Loving the game, not World Cup in Brazil
View of Santa Isabel Street, in the southern zone of Manaus, one of the host cities of Fifa World Cup 2014, Amazonas state, Brazil, on June 11, 2014 - by Raphael Alves
The cost of the event -- estimated to be above $11 billion -- has infuriated a large segment of the population and brought protesters out onto the streets.
Some are unhappy enough at the prospect of the month-long tournament landing on their doorstep from Thursday to head for foreign climes. Others privately hope the event will prove a failure.
One who is in the anti-camp, as Brazil skipper Thiago Silva and company chase a sixth title for the hosts, is accountant Marcus Toledo, 42.
Toledo and a group of like-minded friends have even gone as far as getting together on Brazil match days to support the team's opponents.
"As I am crazy about football I feel betrayed by this Cup, which only rich people and the privileged will be able to attend," says Toledo, from Rio.
"I absolutely hope World Cup defeat and the failure of the organization of the event will serve as a lesson regarding what are our priorities today," namely public services such as health and education, he explains.
The fruits of the Cup are a populace unsatisfied with the government -- and "tons of money in the pockets of those involved with the construction work" for the event, sighs pensioner Joao Carlos de Lima, 64.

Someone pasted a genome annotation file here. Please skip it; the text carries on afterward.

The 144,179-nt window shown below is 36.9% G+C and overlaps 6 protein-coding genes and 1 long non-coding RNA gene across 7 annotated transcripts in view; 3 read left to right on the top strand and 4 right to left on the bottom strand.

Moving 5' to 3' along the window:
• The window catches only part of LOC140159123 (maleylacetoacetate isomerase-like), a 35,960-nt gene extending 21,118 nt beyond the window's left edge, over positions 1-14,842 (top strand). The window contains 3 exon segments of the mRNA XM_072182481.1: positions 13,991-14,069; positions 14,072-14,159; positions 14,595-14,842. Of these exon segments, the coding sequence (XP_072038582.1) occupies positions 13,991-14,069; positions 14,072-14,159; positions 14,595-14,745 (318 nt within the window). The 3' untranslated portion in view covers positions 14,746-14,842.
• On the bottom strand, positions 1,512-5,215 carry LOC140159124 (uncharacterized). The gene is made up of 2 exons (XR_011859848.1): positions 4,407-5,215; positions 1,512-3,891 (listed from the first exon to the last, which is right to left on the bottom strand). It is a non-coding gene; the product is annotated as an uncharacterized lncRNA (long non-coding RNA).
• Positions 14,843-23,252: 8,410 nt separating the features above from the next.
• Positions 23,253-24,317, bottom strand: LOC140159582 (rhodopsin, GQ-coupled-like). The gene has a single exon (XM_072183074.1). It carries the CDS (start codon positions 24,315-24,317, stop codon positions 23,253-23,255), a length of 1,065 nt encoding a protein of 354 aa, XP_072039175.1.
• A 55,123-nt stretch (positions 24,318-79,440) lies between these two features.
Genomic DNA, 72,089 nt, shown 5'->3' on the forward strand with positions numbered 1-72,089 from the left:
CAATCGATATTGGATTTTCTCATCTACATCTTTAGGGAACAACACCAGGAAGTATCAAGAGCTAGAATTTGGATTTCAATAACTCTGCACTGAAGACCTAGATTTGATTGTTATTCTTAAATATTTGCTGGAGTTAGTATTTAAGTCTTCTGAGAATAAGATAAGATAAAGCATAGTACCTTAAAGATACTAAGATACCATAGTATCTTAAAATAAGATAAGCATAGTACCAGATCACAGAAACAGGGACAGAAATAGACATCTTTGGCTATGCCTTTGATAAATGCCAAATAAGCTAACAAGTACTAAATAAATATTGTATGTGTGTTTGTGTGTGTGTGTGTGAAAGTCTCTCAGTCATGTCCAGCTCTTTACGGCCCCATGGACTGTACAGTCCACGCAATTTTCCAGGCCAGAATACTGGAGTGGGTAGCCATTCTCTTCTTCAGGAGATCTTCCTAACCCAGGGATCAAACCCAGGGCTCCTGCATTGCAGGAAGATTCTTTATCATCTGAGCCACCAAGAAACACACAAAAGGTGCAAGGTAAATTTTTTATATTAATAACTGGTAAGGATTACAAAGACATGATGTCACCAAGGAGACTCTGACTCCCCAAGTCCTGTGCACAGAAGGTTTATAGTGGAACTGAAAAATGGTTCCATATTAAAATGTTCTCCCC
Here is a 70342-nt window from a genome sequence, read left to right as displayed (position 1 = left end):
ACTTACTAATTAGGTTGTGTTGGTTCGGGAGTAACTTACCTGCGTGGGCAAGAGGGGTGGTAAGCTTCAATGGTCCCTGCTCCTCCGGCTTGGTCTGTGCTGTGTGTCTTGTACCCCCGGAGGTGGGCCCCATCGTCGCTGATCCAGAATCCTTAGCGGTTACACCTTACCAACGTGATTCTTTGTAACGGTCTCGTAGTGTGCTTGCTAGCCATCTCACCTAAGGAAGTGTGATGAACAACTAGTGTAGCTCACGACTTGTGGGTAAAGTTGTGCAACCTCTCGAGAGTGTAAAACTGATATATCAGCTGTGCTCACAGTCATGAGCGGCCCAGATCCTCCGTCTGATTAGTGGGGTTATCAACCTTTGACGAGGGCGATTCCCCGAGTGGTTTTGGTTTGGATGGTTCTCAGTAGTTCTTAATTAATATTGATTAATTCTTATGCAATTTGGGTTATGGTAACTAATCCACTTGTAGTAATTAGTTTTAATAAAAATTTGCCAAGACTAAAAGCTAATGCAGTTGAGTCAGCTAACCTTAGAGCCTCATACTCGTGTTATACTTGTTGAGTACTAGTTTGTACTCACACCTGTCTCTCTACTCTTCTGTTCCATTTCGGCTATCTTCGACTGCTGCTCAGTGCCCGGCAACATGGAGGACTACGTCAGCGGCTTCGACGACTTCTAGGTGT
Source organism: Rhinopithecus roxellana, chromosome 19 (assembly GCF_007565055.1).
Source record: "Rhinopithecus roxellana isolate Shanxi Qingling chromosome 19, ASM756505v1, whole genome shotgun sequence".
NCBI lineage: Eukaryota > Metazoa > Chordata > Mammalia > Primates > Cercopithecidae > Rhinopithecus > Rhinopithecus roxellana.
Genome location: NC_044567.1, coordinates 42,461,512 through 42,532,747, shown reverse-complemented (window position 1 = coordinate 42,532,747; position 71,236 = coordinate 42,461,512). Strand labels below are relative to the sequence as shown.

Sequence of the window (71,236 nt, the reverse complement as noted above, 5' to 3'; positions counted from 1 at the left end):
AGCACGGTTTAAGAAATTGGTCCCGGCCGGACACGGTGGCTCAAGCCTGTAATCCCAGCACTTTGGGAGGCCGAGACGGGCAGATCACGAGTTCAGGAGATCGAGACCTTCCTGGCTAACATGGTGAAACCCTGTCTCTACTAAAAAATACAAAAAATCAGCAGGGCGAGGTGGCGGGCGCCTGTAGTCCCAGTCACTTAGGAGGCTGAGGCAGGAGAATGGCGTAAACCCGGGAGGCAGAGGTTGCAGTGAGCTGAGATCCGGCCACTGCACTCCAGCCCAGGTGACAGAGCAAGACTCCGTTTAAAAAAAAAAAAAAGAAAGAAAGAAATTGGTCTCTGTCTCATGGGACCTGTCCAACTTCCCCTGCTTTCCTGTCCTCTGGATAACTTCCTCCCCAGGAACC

"I even hope Brazil don't make it to the quarter-finals so there's no party at all," he goes as far as saying.
The Flamengo supporter says not supporting the Selecao is his way of showing his discontent with the government of President Dilma Rousseff.
He urges people to "realize a victory for Brazil in an electoral year would give a major fillip to those who are in power."
Rousseff for her part rejects any link between the outcome of the Cup and the October 5 vote which she hopes will see her win re-election.
"I do not think the Cup will decide my election. It will neither help nor prejudice me.
"Brazil can be champions and I can lose the election -- or Brazil lose the Cup and I can be re-elected," she said in April.
Rousseff remains favorite to win the election with an Ibope poll last week giving her a 34 percent vote share, though that was down from 37 percent in May.
- Flee Brazil -
Having had no choice other than stay put in the office owing to a major demonstration this time last year, Cecilia Menezes Castro, a lawyer in the city, made a decision with her husband.
She would take this year's holidays between June 12 and July 13 -- coinciding with the Cup -- in the United States, well away from the event.
As tourists pile into the host cities -- not least Rio, which will host seven games -- there are those, like Cecilia, who want nothing more than to get away from the "Marvelous City."
She told AFP: "I knew I couldn't face being here during the Cup," given the hullabaloo and the traffic.
Some travel agencies have seen a chance to offer tailored package deals to those looking for a swift Cup getaway and Castro has snapped one up.
Another fleeing the country to escape the Cup is psychoanalyst Anna Beatriz Medici, 37, who is heading off for a three-week break in Italy with her mother.
"I planned it for two days before the start of the event to avoid chaos at the airport," she told AFP.
Anna says she's a huge football fan -- she is a supporter of Rio side Fluminense and regularly watches action at the Maracana.
She says she does plan to follow World Cup news from Italy.
"Of course I am going to support Brazil. But I think it will be an interesting experience to do that far from home," she muses.
An Ibope poll from earlier this month showed only 51 percent of Brazilians now back the Cup, with 42 opposed.